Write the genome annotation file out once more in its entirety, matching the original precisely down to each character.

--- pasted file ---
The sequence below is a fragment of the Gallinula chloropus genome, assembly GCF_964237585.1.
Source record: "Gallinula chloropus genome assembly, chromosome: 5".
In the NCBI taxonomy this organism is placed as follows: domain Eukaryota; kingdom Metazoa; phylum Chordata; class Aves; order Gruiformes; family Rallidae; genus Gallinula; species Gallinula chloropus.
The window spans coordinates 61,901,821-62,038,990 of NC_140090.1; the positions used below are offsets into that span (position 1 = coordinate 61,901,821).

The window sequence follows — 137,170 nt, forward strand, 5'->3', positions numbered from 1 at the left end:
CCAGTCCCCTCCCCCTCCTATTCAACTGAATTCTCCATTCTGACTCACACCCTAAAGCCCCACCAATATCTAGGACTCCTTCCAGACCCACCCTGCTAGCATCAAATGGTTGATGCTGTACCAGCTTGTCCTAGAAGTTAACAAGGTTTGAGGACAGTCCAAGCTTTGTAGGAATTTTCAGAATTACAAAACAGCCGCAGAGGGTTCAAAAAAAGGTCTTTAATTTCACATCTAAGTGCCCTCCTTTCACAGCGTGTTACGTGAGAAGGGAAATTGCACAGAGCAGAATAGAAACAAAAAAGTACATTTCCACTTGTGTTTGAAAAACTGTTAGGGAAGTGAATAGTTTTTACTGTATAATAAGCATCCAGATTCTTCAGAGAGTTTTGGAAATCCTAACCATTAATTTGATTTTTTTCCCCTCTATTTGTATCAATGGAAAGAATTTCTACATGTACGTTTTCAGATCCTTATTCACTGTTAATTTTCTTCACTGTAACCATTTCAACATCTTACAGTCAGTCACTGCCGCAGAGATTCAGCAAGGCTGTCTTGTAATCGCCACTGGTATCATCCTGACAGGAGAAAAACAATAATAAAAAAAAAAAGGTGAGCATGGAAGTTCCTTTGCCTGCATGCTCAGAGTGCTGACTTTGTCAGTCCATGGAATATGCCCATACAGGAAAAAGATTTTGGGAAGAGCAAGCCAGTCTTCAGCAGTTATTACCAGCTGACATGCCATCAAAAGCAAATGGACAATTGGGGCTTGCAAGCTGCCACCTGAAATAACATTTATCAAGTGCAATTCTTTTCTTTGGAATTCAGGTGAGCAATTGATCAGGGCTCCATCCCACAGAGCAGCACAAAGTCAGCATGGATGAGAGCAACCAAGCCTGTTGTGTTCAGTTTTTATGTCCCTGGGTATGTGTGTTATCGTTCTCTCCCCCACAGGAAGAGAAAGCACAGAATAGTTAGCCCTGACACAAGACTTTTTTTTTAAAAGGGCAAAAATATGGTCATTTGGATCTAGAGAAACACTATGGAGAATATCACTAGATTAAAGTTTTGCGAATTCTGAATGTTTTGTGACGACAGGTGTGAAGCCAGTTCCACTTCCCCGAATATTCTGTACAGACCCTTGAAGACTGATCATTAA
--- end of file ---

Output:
The sequence below is a fragment of the Gallinula chloropus genome, assembly GCF_964237585.1.
Source record: "Gallinula chloropus genome assembly, chromosome: 5".
In the NCBI taxonomy this organism is placed as follows: domain Eukaryota; kingdom Metazoa; phylum Chordata; class Aves; order Gruiformes; family Rallidae; genus Gallinula; species Gallinula chloropus.
The window spans coordinates 61,901,821-62,038,990 of NC_140090.1; the positions used below are offsets into that span (position 1 = coordinate 61,901,821).

The window sequence follows — 137,170 nt, forward strand, 5'->3', positions numbered from 1 at the left end:
CCAGTCCCCTCCCCCTCCTATTCAACTGAATTCTCCATTCTGACTCACACCCTAAAGCCCCACCAATATCTAGGACTCCTTCCAGACCCACCCTGCTAGCATCAAATGGTTGATGCTGTACCAGCTTGTCCTAGAAGTTAACAAGGTTTGAGGACAGTCCAAGCTTTGTAGGAATTTTCAGAATTACAAAACAGCCGCAGAGGGTTCAAAAAAAGGTCTTTAATTTCACATCTAAGTGCCCTCCTTTCACAGCGTGTTACGTGAGAAGGGAAATTGCACAGAGCAGAATAGAAACAAAAAAGTACATTTCCACTTGTGTTTGAAAAACTGTTAGGGAAGTGAATAGTTTTTACTGTATAATAAGCATCCAGATTCTTCAGAGAGTTTTGGAAATCCTAACCATTAATTTGATTTTTTTCCCCTCTATTTGTATCAATGGAAAGAATTTCTACATGTACGTTTTCAGATCCTTATTCACTGTTAATTTTCTTCACTGTAACCATTTCAACATCTTACAGTCAGTCACTGCCGCAGAGATTCAGCAAGGCTGTCTTGTAATCGCCACTGGTATCATCCTGACAGGAGAAAAACAATAATAAAAAAAAAAAGGTGAGCATGGAAGTTCCTTTGCCTGCATGCTCAGAGTGCTGACTTTGTCAGTCCATGGAATATGCCCATACAGGAAAAAGATTTTGGGAAGAGCAAGCCAGTCTTCAGCAGTTATTACCAGCTGACATGCCATCAAAAGCAAATGGACAATTGGGGCTTGCAAGCTGCCACCTGAAATAACATTTATCAAGTGCAATTCTTTTCTTTGGAATTCAGGTGAGCAATTGATCAGGGCTCCATCCCACAGAGCAGCACAAAGTCAGCATGGATGAGAGCAACCAAGCCTGTTGTGTTCAGTTTTTATGTCCCTGGGTATGTGTGTTATCGTTCTCTCCCCCACAGGAAGAGAAAGCACAGAATAGTTAGCCCTGACACAAGACTTTTTTTTTAAAAGGGCAAAAATATGGTCATTTGGATCTAGAGAAACACTATGGAGAATATCACTAGATTAAAGTTTTGCGAATTCTGAATGTTTTGTGACGACAGGTGTGAAGCCAGTTCCACTTCCCCGAATATTCTGTACAGACCCTTGAAGACTGATCATTAA